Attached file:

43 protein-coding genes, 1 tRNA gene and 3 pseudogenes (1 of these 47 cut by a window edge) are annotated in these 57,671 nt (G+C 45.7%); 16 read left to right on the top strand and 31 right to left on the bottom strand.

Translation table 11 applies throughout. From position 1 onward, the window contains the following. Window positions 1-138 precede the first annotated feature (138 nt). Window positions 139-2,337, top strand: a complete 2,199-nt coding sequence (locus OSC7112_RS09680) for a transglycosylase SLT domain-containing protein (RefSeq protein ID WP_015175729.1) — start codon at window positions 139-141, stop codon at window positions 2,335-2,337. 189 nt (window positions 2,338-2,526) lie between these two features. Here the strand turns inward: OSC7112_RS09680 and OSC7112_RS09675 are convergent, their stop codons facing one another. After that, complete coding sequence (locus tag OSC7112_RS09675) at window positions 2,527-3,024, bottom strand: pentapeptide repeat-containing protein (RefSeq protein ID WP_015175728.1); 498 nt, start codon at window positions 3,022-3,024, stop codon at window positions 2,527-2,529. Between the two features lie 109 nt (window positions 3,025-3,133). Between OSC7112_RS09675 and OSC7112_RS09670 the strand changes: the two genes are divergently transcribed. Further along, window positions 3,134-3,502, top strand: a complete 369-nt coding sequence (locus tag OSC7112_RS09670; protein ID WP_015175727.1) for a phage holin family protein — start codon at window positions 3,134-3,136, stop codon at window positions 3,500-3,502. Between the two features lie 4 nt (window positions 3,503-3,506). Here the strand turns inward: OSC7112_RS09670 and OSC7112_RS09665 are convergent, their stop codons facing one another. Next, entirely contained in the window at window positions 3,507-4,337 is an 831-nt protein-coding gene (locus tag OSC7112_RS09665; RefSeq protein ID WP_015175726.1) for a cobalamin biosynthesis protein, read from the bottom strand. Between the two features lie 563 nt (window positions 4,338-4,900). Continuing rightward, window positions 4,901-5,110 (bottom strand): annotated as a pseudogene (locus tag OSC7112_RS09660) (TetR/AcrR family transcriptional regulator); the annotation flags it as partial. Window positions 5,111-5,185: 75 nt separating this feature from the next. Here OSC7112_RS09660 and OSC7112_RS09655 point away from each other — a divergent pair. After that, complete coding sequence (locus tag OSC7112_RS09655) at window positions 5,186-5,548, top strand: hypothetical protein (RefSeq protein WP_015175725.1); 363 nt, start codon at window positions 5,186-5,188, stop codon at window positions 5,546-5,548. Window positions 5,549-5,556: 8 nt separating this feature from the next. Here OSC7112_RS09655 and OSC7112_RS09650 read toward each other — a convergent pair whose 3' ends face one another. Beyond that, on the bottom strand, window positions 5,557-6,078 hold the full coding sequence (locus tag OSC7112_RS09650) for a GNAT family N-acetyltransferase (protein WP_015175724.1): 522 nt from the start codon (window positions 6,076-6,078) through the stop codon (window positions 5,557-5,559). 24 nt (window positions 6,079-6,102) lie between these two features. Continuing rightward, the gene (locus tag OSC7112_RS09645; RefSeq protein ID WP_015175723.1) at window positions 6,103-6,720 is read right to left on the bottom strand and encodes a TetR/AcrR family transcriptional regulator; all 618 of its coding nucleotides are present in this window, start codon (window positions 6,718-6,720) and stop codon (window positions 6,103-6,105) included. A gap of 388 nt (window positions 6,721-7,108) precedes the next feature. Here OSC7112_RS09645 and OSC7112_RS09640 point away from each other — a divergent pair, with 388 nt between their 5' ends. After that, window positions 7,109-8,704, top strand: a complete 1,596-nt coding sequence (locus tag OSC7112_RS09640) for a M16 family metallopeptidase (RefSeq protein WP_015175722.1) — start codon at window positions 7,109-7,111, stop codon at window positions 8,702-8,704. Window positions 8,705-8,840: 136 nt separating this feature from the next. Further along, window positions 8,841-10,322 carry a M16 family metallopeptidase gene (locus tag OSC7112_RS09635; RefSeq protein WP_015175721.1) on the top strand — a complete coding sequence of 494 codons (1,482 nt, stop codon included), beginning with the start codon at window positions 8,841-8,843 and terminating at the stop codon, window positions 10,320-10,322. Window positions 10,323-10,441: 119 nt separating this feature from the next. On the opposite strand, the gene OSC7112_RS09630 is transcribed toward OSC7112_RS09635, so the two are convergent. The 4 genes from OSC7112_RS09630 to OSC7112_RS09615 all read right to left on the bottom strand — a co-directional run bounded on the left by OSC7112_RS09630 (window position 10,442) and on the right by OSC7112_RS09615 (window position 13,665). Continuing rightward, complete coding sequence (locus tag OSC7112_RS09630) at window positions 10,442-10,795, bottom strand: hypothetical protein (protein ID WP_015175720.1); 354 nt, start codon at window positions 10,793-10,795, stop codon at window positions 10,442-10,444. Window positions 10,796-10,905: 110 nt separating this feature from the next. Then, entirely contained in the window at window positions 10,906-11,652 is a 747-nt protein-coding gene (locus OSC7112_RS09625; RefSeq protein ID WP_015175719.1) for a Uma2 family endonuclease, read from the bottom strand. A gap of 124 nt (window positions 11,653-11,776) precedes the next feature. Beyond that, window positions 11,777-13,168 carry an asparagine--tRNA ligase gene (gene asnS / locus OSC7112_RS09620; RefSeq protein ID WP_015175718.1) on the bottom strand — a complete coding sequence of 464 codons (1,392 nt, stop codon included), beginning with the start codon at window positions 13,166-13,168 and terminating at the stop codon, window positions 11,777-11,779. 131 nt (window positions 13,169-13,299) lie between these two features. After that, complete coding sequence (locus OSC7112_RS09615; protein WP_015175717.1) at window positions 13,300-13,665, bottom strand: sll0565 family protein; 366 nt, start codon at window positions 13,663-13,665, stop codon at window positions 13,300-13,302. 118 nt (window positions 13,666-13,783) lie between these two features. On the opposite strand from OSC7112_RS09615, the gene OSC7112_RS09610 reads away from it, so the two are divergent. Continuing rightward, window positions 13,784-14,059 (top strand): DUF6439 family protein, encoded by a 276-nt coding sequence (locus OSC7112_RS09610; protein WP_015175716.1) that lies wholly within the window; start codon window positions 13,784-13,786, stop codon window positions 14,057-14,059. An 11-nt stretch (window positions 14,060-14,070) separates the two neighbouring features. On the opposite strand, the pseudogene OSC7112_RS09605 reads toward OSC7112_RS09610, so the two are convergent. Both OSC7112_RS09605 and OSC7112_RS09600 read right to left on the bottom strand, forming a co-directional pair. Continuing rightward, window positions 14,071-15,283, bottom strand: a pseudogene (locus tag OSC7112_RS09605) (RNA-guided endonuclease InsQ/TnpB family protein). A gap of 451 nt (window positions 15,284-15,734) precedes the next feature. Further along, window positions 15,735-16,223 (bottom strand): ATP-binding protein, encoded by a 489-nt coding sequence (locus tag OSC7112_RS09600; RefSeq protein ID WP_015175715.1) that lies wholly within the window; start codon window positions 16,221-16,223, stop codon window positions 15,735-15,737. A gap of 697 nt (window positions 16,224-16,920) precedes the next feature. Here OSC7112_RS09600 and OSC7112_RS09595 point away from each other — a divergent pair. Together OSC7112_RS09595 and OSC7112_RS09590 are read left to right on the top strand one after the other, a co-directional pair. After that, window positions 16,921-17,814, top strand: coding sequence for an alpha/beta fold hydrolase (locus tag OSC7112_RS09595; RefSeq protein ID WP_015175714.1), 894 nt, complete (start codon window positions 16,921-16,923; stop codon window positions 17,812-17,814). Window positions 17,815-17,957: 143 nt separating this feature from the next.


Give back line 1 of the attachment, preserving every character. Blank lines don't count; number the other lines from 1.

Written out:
43 protein-coding genes, 1 tRNA gene and 3 pseudogenes (1 of these 47 cut by a window edge) are annotated in these 57,671 nt (G+C 45.7%); 16 read left to right on the top strand and 31 right to left on the bottom strand.